The Romanians fought against us until September 1944, constantly holding military contingents of 180.000 - 220.000 bayonets and sabers on the Eastern Front. This was a very significant support for the Wehrmacht, no matter what our marshals and generals later said in their memoirs.
          Yours! hi
          1. smile
            smile 26 August 2013 22: 05 New
            +4
            smiths xnumx
            Thank you very much for such comprehensive information. It is because of comments like yours that I love our (I may say so) website. In defense of our commanders, I’ll say, no one downplayed the merits of the Romanians in the field of struggle for the cause of the father of Hitler. all the same, more than a million soldiers are not a rookery of cockroaches in the system unit ... :)))) actually, I said that .... their fighting efficiency was really inferior to ours, German, Hungarian and Finnish ....
            my grandfather clashed closely with them near Stalingrad and liberated Odessa as part of KMG Pliev and also treated them scornfully-condescendingly, although he admitted that he had to seriously fight and normally fought ...
            I respect you too ...
            1. smiths xnumx
              smiths xnumx 26 August 2013 23: 34 New
              +1
              What was the Romanian army (Armata Romana) by June 22, 1941?
              The states of the Romanian units and formations basically coincided with the German ones, although they were much inferior and close to Soviet in the number and caliber of heavy weapons.
              The Romanian infantry regiment consisted of 3 infantry battalions of 3 infantry companies in the battalion, plus companies of heavy weapons (8 machine guns and 6 60-mm mortars) in each battalion; regimental company of heavy weapons (platoon of 81-mm mortars, platoon of 37-mm. anti-tank guns (6 guns), platoon of 47-mm. anti-tank guns (6 guns)) and reconnaissance company.
              As you can see, the Romanian infantry regiment in the sense of heavy weapons is hardly particularly inferior to the German or Soviet. Romanian infantry armed with Czech rifles ZB arr. 1924 (For comparison, the German infantryman had a Mauser rifle 98K of the sample of 1898. Needless to say, Czech gunsmiths were always famous for their craftsmanship, and even in the 26 years since the advent of the German rifle, the Czechs had time to create something better) using the German 7.92mm standard rifle cartridge. Also, the Orita M 41, 9-mm caliber submachine gun with a 20-round magazine began to arrive for arming. And what is interesting is that in terms of anti-tank guns, the Romanian infantry regiment was stronger than the German. Romanians also had 47 mm in the regiment. anti-tank guns, while the Germans only 37 mm. But the gun is 47-mm times one and a half more powerful.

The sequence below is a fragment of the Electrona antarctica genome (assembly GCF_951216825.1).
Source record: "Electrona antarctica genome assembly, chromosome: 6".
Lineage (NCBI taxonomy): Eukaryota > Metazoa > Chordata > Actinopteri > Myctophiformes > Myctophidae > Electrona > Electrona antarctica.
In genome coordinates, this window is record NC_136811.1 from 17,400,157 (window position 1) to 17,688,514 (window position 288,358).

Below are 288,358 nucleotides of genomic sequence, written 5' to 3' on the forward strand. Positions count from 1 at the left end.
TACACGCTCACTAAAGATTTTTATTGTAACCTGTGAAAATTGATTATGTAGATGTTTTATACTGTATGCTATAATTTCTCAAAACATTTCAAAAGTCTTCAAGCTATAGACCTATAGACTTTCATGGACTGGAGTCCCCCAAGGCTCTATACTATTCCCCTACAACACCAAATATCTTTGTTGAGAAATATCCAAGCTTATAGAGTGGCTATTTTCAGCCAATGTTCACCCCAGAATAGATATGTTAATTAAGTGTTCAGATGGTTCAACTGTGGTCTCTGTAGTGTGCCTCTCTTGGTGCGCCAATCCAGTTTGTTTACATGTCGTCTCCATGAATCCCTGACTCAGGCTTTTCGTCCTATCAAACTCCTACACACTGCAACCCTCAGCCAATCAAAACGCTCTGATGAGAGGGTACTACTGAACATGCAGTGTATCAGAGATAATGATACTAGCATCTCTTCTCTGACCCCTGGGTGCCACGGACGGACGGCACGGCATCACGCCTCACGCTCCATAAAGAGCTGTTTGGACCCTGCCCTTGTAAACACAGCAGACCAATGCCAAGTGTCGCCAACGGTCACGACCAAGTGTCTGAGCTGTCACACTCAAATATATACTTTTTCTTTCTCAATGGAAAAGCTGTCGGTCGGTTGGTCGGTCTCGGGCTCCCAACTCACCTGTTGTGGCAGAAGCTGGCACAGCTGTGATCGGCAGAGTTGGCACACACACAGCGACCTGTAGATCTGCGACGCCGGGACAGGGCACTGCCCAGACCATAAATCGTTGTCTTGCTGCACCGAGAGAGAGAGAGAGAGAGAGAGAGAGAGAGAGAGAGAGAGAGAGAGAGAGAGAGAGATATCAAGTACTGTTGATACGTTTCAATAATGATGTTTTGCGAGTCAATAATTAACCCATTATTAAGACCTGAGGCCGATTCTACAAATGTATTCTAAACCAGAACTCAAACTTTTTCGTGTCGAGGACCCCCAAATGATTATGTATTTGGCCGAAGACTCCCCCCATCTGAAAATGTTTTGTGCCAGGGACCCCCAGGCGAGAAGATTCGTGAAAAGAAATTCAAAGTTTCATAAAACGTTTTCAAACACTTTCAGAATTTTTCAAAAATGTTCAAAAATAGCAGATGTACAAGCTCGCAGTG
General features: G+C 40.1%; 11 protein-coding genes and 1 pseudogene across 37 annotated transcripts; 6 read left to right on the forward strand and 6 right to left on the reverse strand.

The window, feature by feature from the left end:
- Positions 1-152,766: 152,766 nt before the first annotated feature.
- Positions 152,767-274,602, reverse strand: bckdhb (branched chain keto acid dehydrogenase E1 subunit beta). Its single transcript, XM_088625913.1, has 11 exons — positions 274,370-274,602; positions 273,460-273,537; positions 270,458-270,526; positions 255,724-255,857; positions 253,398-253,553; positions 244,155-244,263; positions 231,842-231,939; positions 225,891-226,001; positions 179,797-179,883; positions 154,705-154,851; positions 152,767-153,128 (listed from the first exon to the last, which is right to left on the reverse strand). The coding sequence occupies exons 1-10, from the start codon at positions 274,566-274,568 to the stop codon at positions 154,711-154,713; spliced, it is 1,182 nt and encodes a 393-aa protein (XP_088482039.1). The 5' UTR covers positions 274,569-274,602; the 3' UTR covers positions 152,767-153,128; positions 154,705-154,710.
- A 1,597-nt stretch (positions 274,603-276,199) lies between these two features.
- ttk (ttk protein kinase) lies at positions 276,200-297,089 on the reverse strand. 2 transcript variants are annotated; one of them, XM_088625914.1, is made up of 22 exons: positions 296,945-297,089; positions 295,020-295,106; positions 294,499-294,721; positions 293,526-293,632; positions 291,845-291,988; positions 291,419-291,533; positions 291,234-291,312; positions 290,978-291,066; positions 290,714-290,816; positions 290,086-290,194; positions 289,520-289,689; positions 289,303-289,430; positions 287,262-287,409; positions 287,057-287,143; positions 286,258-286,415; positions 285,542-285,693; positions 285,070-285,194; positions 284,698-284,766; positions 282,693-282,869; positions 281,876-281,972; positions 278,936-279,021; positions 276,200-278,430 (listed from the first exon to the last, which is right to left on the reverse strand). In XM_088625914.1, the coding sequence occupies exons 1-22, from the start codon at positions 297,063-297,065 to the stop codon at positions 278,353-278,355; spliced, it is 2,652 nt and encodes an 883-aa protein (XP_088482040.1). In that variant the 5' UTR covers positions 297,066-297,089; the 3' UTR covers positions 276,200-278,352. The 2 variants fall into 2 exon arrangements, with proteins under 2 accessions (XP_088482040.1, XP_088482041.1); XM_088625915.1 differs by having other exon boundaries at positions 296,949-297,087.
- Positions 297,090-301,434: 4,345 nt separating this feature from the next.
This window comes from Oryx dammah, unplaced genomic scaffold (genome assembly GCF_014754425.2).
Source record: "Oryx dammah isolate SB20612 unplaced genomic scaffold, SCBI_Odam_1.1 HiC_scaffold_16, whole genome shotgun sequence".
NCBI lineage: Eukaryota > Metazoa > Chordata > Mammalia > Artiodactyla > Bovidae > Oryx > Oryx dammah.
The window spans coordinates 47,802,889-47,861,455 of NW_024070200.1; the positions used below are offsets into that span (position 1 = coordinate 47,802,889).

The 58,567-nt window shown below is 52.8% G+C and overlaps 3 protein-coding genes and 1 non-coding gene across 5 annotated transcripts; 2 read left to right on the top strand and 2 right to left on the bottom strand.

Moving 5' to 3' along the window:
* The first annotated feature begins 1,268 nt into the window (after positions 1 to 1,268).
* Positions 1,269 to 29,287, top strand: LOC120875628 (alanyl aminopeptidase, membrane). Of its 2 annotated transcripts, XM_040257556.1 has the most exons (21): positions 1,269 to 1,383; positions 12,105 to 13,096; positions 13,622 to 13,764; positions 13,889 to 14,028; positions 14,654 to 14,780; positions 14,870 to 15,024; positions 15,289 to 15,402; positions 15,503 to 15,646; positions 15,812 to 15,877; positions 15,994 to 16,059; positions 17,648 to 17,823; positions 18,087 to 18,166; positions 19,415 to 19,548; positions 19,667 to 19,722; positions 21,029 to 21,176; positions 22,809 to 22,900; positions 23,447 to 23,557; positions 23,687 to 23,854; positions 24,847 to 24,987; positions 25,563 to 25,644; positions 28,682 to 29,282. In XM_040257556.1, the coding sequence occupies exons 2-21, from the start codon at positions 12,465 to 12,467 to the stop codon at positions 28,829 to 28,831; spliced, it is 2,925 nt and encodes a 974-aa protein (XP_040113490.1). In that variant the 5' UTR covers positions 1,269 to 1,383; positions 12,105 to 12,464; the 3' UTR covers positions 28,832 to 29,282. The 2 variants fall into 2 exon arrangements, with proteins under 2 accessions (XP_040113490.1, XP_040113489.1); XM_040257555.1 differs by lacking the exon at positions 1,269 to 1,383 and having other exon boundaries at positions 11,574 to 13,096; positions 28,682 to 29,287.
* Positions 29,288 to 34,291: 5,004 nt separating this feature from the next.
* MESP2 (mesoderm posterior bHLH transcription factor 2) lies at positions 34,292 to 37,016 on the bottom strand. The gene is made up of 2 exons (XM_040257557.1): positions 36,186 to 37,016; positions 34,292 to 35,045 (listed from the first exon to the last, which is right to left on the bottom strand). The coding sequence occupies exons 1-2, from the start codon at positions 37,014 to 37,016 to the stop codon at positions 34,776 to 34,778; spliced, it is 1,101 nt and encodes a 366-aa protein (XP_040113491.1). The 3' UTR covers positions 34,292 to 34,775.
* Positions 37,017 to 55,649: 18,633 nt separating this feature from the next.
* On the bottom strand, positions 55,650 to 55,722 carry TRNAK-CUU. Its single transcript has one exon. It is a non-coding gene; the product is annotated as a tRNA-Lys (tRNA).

Spare regiments armed with Austrian rifles of Manlicher arr. 1895g, also converted to a German cartridge.

              A machine gun was issued for each infantry squad. Usually these were again excellent Czech ZB arr. 1930. The companies of heavy weapons had the Czech ZB-53 arr. 1937or Austrian machine guns Schwarzlose arr. 1907/1912. All under a single German cartridge 7.92mm.

              Thus, to say that the Romanian infantry is very much inferior in Soviet rifle and light artillery armament, to say no.
              1. smiths xnumx
                smiths xnumx 26 August 2013 23: 56 New
                +1
                The Romanian website "Romanian Armed Forces in the Second World War" claims that the Romanian infantry division was twice as weak in artillery as the German one, but almost equal to the Soviet division. At the same time, the Soviet division was smaller than the Romanian division in total. In the royal infantry division, there were 17500 people, and in the rifle division of the Red Army (staff number 04-400 from 5.4 1941) only 14483.

                The Romanian division had 3 infantry regiment, one partially motorized reconnaissance group, one anti-tank company (6 47-mm Schneider guns model 1936), combat engineer battalion and two artillery regiments.

                Already only the foregoing allows us to believe that it is impossible to discount the Romanian infantry and not take it into account. On the whole, the Romanian infantry division can be considered equal in strength to the Soviet infantry division, or even somewhat higher.
                The cavalry units and formations of the Romanian army were also hardly significantly inferior to the Soviet. Of the six cavalry brigades in Romania, three were partially motorized. Those. Of the three cavalry regiments of the brigade, one was transplanted from horses to vehicles.

                The partially motorized cavalry brigade consisted of one motorized cavalry regiment, 2 cavalry regiments, one cavalry artillery regiment (2 battalions of 2 howitzer 75 mm batteries), one motorized mortar squadron 81.4 mm, one motorized anti-tank squadron, one squadron, and one a motorized machine-gun squadron, one motorized sapper squadron, one motorized communications squadron and one mechanized reconnaissance squadron (2 platoons of light R-1 tanks, 3 tanks each, one motorized cavalry platoon, one motorcycle platoon).